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Biogeosciences An interactive open-access journal of the European Geosciences Union
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https://doi.org/10.5194/bg-2018-439
© Author(s) 2018. This work is distributed under
the Creative Commons Attribution 4.0 License.
https://doi.org/10.5194/bg-2018-439
© Author(s) 2018. This work is distributed under
the Creative Commons Attribution 4.0 License.

Research article 26 Oct 2018

Research article | 26 Oct 2018

Review status
This discussion paper is a preprint. A revision of this manuscript was accepted for the journal Biogeosciences (BG) and is expected to appear here in due course.

Fe(II) stability in seawater

Mark J. Hopwood1, Carolina Santana-González2, Julian Gallego-Urrea3, Nicolas Sanchez4, Eric P. Achterberg1, Murat V. Ardelan4, Martha Gledhill1, Melchor González-Dávila2, Linn Hoffmann5, Øystein Leiknes4, Juana Magdalena Santana-Casiano2, Tatiana M. Tsagaraki6, and David Turner3 Mark J. Hopwood et al.
  • 1GEOMAR Helmholtz Centre for Ocean Research Kiel, Germany
  • 2Instituto de Oceanografía y Cambio Global, IOCAG, Universidad de Las Palmas de Gran Canaria, ULPGC, Las Palmas, Spain
  • 3University of Gothenburg, Sweden
  • 4Norwegian University of Science and Technology, Trondheim, Norway
  • 5University of Otago, Dunedin, New Zealand
  • 6Department of Biological Sciences, University of Bergen, Norway

Abstract. The speciation of dissolved iron (DFe) in the ocean is widely assumed to consist exclusively of Fe(III)-ligand complexes. Yet in most aqueous environments a poorly defined fraction of DFe also exists as Fe(II). Here we deploy flow injection analysis to measure in-situ Fe(II) concentrations during a series of mesocosm/microcosm experiments in coastal environments in addition to the decay rate of this Fe(II) when moved into the dark. During 5 mesocosm/microcosm experiments in Svalbard and Patagonia, where dissolved (0.2 µm) Fe and Fe(II) were quantified simultaneously, Fe(II) constituted 24–65 % of DFe suggesting that Fe(II) was a large fraction of the DFe pool. When this Fe(II) was allowed to decay in the dark, the vast majority of measured oxidation rate constants were retarded relative to calculated constants derived from ambient temperature, salinity, pH and dissolved O2. The oxidation rates of Fe(II) spikes added to Atlantic seawater more closely matched calculated rate constants. The difference between observed and theoretical decay rates in Svalbard and Patagonia was most pronounced at Fe(II) concentrations < 2 nM and attributed to a stabilising effect of cellular exudates upon Fe(II). This enhanced stability of Fe(II) under post-bloom conditions, and the existence of such a high fraction of DFe as Fe(II), challenges the assumption that DFe speciation is dominated by ligand bound-Fe(III) species.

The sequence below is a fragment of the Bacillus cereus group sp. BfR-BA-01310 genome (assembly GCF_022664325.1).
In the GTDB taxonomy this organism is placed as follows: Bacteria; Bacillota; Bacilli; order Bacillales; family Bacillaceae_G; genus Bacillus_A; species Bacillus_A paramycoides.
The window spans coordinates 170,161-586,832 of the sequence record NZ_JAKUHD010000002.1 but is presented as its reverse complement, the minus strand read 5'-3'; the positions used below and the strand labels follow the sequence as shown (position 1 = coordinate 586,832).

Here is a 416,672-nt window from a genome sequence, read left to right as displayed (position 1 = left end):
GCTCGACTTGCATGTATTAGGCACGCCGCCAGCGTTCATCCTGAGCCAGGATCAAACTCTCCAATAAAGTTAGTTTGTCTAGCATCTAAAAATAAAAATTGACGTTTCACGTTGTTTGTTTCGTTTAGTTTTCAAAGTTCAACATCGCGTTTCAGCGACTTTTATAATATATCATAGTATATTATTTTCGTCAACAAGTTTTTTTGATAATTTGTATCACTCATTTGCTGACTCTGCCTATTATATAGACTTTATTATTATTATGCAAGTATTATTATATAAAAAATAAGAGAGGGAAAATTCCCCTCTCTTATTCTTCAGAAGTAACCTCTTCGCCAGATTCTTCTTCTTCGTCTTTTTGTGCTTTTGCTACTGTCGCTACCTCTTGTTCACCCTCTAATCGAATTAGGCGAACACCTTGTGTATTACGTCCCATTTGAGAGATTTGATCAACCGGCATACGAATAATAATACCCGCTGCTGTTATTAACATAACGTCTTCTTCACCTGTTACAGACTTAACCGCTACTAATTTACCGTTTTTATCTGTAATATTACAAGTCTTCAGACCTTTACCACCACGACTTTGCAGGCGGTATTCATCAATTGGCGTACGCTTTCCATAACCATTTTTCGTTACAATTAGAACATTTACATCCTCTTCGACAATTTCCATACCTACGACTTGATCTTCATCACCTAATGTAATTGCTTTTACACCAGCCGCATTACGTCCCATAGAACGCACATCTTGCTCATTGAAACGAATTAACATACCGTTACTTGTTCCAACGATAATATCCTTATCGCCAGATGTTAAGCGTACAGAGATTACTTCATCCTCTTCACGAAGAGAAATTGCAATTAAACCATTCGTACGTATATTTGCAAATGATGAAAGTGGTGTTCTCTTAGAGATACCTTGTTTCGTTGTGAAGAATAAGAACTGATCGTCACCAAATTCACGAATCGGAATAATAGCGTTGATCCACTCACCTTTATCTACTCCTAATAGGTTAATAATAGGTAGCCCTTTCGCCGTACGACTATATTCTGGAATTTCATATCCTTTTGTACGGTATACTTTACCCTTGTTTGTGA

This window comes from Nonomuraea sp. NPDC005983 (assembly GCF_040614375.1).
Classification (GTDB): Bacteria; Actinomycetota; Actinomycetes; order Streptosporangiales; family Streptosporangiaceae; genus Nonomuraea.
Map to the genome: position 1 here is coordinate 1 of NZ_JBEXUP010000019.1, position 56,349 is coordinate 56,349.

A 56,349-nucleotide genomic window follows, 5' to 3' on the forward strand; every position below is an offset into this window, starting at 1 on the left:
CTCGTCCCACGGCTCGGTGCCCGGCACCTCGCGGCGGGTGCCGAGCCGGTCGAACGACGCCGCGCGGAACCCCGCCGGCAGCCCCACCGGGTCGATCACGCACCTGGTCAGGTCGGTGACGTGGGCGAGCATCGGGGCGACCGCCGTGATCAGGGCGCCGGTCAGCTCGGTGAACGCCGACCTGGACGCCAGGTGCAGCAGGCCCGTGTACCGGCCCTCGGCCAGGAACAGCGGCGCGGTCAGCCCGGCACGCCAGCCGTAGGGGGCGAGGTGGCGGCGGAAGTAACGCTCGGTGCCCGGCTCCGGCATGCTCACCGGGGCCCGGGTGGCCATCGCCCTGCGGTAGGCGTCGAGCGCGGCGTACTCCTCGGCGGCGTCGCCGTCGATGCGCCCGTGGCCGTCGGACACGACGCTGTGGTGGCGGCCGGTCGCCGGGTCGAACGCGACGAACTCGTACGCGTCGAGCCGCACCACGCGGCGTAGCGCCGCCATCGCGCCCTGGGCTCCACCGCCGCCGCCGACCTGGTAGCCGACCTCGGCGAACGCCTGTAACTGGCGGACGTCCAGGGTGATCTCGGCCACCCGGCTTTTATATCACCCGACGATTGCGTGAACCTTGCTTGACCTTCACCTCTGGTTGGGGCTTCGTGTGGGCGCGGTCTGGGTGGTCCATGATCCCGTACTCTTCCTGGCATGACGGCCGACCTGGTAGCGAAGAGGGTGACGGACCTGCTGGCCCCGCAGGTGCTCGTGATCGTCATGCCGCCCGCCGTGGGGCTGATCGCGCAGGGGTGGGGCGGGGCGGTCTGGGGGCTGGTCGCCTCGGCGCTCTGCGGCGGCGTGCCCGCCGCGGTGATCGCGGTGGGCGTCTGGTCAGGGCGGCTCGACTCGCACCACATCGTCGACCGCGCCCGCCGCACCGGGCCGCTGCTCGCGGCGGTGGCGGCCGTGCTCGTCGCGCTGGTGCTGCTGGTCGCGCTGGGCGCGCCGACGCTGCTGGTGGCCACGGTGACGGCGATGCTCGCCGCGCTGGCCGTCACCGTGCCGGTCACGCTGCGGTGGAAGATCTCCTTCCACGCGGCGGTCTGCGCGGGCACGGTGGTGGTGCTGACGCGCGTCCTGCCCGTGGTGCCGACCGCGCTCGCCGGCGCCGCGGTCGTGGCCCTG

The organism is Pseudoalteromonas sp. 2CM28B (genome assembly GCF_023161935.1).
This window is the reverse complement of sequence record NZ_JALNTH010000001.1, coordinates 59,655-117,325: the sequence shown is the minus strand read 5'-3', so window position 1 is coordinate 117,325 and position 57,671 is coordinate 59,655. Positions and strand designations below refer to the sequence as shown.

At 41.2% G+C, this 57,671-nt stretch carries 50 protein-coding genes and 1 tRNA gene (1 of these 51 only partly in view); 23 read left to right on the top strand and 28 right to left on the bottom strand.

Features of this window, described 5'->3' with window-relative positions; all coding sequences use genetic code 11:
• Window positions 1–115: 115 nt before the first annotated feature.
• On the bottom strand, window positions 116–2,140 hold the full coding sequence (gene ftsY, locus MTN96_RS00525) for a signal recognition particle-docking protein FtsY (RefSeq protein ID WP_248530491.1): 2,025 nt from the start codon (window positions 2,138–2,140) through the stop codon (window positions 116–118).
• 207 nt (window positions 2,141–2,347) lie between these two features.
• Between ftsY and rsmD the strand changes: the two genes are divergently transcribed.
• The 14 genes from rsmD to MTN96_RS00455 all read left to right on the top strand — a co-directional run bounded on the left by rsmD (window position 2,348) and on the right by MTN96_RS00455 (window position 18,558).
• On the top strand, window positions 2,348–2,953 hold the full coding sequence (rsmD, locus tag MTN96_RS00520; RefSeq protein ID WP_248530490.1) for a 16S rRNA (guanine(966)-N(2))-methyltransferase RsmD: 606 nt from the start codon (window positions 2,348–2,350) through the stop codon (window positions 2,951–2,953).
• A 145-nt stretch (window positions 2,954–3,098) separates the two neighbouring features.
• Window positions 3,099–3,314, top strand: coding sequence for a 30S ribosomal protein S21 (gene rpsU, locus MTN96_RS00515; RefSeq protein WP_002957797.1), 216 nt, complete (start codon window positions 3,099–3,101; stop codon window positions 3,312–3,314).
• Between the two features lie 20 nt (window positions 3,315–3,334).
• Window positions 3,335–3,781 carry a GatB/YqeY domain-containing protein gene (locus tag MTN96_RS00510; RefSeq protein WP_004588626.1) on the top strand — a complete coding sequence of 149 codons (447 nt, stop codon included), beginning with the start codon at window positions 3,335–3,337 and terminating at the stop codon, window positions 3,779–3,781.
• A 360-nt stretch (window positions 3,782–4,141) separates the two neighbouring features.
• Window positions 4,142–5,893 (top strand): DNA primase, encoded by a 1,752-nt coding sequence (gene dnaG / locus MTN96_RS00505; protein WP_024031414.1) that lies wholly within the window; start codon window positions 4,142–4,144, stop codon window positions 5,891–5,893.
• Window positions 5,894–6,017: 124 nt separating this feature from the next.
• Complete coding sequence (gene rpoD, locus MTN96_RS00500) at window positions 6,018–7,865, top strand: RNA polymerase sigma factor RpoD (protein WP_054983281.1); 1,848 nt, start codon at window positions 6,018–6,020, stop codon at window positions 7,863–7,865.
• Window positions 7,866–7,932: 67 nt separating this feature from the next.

Mark J. Hopwood et al.
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Interactive discussion
Status: closed
Status: closed
AC: Author comment | RC: Referee comment | SC: Short comment | EC: Editor comment
Printer-friendly Version - Printer-friendly version Supplement - Supplement
Mark J. Hopwood et al.
Mark J. Hopwood et al.
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Short summary
Fe(III)-organic species are thought to account for > 99 % of dissolved Fe in seawater. Here we quantified Fe(II) during experiments in Svalbard, Gran Canaria and Patagonia. Fe(II) was always a measurable fraction of dissolved Fe- up to 65 %. Furthermore, when Fe(II) was allowed to decay in the dark it remained present longer than predicted by kinetic equations suggesting that Fe(II) is an more important fraction of dissolved Fe in seawater than widely recognized.
Fe(III)-organic species are thought to account for  99 % of dissolved Fe in seawater. Here we...
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